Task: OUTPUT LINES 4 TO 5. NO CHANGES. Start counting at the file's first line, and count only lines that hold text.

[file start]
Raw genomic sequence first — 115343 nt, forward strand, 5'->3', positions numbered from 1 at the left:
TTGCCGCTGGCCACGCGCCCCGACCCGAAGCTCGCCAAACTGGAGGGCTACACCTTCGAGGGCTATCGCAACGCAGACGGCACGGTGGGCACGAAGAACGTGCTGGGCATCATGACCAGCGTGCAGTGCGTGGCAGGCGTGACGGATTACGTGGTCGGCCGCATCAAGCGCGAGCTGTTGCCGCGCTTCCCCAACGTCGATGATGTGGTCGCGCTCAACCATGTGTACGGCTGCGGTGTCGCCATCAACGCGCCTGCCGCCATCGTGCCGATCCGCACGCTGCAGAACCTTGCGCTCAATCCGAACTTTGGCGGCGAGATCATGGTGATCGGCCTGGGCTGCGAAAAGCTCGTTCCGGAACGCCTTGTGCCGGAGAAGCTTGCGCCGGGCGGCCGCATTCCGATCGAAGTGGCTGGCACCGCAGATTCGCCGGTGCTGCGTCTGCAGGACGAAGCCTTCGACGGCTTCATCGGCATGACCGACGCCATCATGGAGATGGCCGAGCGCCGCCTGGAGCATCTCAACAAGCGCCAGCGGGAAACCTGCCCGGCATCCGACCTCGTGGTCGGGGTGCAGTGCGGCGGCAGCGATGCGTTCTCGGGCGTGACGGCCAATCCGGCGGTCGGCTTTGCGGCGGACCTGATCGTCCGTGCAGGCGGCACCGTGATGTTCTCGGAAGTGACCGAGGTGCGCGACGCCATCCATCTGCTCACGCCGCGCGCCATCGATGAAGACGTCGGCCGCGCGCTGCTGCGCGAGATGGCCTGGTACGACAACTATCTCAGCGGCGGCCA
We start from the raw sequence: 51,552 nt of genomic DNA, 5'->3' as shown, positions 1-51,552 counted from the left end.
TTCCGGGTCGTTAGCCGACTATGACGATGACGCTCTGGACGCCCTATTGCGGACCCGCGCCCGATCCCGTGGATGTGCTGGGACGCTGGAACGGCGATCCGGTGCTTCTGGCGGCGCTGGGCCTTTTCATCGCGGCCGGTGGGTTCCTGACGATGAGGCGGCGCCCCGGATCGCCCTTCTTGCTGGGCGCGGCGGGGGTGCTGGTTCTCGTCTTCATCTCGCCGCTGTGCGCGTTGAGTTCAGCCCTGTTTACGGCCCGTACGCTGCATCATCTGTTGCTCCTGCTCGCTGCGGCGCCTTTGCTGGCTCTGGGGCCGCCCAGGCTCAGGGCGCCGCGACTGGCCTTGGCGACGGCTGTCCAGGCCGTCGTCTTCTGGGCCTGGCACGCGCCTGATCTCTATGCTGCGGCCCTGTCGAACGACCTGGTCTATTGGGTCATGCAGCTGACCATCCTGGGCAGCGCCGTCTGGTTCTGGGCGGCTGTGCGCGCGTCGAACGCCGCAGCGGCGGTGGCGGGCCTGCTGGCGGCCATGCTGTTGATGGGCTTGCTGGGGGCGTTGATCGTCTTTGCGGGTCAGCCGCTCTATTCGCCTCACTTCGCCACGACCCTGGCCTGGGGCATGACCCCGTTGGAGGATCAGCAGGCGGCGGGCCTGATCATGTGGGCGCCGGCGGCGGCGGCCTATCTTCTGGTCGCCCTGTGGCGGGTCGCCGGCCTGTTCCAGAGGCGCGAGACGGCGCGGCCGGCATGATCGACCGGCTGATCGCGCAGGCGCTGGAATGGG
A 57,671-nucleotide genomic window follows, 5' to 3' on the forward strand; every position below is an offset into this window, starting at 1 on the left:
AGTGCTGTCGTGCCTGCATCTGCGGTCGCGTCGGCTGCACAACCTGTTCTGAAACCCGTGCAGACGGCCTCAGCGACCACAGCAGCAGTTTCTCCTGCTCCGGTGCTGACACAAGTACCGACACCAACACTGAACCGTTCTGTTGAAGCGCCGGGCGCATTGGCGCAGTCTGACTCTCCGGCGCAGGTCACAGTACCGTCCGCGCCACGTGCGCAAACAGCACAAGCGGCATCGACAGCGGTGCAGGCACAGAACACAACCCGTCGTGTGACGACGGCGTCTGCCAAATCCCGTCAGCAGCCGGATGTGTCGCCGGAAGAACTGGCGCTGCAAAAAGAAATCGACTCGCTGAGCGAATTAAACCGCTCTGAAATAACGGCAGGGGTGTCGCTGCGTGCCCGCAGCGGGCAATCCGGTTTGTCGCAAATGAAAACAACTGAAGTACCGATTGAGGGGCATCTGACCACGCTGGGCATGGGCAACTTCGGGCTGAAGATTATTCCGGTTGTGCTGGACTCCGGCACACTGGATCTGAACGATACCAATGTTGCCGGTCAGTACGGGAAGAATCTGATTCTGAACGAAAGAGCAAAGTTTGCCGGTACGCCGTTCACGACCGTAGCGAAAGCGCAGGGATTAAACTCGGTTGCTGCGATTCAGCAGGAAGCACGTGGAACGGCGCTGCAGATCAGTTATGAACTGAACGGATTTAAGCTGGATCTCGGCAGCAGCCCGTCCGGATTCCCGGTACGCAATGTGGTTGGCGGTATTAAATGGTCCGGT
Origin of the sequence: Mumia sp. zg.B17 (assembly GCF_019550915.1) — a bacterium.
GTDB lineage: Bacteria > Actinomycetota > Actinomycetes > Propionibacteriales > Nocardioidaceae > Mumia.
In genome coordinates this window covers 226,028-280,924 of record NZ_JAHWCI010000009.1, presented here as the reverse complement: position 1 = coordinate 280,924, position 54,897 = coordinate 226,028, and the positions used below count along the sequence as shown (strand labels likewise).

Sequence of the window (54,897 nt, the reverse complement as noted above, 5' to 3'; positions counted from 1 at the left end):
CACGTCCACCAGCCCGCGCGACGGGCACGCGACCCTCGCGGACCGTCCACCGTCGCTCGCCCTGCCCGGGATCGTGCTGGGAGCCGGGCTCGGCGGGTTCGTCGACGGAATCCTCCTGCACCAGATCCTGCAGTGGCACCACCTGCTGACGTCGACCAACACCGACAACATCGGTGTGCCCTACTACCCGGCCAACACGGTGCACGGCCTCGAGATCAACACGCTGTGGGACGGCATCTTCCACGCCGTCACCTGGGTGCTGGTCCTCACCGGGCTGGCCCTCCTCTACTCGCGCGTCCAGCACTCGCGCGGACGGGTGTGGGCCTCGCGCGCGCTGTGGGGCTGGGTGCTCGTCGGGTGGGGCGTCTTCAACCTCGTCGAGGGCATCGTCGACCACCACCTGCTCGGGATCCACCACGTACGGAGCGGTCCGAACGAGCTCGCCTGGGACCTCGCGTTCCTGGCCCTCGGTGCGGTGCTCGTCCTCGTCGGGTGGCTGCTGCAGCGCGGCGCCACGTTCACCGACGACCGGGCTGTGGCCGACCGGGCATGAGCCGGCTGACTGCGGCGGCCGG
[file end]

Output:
TTCCGGGTCGTTAGCCGACTATGACGATGACGCTCTGGACGCCCTATTGCGGACCCGCGCCCGATCCCGTGGATGTGCTGGGACGCTGGAACGGCGATCCGGTGCTTCTGGCGGCGCTGGGCCTTTTCATCGCGGCCGGTGGGTTCCTGACGATGAGGCGGCGCCCCGGATCGCCCTTCTTGCTGGGCGCGGCGGGGGTGCTGGTTCTCGTCTTCATCTCGCCGCTGTGCGCGTTGAGTTCAGCCCTGTTTACGGCCCGTACGCTGCATCATCTGTTGCTCCTGCTCGCTGCGGCGCCTTTGCTGGCTCTGGGGCCGCCCAGGCTCAGGGCGCCGCGACTGGCCTTGGCGACGGCTGTCCAGGCCGTCGTCTTCTGGGCCTGGCACGCGCCTGATCTCTATGCTGCGGCCCTGTCGAACGACCTGGTCTATTGGGTCATGCAGCTGACCATCCTGGGCAGCGCCGTCTGGTTCTGGGCGGCTGTGCGCGCGTCGAACGCCGCAGCGGCGGTGGCGGGCCTGCTGGCGGCCATGCTGTTGATGGGCTTGCTGGGGGCGTTGATCGTCTTTGCGGGTCAGCCGCTCTATTCGCCTCACTTCGCCACGACCCTGGCCTGGGGCATGACCCCGTTGGAGGATCAGCAGGCGGCGGGCCTGATCATGTGGGCGCCGGCGGCGGCGGCCTATCTTCTGGTCGCCCTGTGGCGGGTCGCCGGCCTGTTCCAGAGGCGCGAGACGGCGCGGCCGGCATGATCGACCGGCTGATCGCGCAGGCGCTGGAATGGG
A 57,671-nucleotide genomic window follows, 5' to 3' on the forward strand; every position below is an offset into this window, starting at 1 on the left: